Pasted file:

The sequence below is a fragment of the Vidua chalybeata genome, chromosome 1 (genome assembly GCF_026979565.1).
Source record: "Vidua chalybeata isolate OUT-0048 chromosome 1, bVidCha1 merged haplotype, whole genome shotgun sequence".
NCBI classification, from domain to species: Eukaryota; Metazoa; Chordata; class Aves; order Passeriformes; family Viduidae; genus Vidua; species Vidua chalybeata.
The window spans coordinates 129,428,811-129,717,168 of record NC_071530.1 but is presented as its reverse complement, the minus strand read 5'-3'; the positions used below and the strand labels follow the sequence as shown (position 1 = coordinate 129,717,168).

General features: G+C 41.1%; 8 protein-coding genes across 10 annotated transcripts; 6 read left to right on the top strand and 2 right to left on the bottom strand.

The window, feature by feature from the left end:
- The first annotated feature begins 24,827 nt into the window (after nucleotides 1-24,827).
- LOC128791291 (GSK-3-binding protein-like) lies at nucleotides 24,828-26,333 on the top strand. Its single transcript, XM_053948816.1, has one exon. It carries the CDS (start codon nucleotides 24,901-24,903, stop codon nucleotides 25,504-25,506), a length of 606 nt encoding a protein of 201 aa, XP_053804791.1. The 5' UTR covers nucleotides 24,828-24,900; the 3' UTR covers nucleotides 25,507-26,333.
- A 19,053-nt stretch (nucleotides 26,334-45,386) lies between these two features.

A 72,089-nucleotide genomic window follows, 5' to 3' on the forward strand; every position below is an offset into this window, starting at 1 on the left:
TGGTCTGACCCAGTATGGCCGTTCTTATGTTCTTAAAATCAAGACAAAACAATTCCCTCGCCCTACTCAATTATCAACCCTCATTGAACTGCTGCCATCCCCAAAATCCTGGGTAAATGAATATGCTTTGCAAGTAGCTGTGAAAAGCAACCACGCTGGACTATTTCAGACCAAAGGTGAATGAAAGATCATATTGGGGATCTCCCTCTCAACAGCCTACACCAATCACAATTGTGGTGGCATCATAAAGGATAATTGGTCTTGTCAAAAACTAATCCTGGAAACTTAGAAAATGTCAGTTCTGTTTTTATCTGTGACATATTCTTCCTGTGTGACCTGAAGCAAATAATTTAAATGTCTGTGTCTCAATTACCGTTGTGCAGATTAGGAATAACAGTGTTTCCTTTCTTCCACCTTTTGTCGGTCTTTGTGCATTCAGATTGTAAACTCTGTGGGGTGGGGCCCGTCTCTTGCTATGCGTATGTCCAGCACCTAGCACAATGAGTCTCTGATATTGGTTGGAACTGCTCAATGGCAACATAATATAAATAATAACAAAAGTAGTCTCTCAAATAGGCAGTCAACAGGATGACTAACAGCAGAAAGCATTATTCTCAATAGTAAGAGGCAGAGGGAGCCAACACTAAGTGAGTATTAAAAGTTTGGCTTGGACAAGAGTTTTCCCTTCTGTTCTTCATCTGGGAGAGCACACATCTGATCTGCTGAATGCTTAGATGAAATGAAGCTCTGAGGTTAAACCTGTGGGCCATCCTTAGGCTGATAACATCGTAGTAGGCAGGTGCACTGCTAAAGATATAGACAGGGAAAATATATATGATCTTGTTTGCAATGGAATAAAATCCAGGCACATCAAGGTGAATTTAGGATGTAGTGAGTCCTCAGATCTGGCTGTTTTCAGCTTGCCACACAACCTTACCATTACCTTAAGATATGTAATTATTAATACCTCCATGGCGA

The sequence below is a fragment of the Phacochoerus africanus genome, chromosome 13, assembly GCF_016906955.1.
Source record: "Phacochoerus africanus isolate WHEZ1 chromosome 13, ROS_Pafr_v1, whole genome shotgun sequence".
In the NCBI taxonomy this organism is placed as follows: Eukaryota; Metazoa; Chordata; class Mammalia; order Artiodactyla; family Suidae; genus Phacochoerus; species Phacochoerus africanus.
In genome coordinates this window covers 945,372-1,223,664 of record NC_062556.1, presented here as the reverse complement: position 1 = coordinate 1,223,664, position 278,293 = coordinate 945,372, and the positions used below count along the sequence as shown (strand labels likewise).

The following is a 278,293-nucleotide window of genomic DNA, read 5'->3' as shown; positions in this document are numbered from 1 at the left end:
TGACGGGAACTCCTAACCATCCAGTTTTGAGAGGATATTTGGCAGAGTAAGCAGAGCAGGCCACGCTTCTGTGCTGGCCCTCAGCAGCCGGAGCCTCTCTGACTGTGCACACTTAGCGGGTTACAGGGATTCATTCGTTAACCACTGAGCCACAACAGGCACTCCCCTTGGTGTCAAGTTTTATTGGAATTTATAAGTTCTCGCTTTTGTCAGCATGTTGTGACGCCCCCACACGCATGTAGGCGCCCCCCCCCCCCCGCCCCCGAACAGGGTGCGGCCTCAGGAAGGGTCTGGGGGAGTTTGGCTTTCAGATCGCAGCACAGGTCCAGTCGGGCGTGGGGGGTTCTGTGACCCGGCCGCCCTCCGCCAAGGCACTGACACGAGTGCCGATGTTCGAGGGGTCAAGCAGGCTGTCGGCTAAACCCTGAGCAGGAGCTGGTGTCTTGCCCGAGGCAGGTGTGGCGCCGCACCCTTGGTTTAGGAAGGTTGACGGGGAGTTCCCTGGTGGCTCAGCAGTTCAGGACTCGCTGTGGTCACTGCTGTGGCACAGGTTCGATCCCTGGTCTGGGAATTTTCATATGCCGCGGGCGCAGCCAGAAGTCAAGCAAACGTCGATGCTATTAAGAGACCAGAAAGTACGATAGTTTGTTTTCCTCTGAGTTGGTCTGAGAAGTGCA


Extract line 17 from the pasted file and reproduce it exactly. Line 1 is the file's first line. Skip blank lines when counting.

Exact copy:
TGACGGGAACTCCTAACCATCCAGTTTTGAGAGGATATTTGGCAGAGTAAGCAGAGCAGGCCACGCTTCTGTGCTGGCCCTCAGCAGCCGGAGCCTCTCTGACTGTGCACACTTAGCGGGTTACAGGGATTCATTCGTTAACCACTGAGCCACAACAGGCACTCCCCTTGGTGTCAAGTTTTATTGGAATTTATAAGTTCTCGCTTTTGTCAGCATGTTGTGACGCCCCCACACGCATGTAGGCGCCCCCCCCCCCCCGCCCCCGAACAGGGTGCGGCCTCAGGAAGGGTCTGGGGGAGTTTGGCTTTCAGATCGCAGCACAGGTCCAGTCGGGCGTGGGGGGTTCTGTGACCCGGCCGCCCTCCGCCAAGGCACTGACACGAGTGCCGATGTTCGAGGGGTCAAGCAGGCTGTCGGCTAAACCCTGAGCAGGAGCTGGTGTCTTGCCCGAGGCAGGTGTGGCGCCGCACCCTTGGTTTAGGAAGGTTGACGGGGAGTTCCCTGGTGGCTCAGCAGTTCAGGACTCGCTGTGGTCACTGCTGTGGCACAGGTTCGATCCCTGGTCTGGGAATTTTCATATGCCGCGGGCGCAGCCAGAAGTCAAGCAAACGTCGATGCTATTAAGAGACCAGAAAGTACGATAGTTTGTTTTCCTCTGAGTTGGTCTGAGAAGTGCA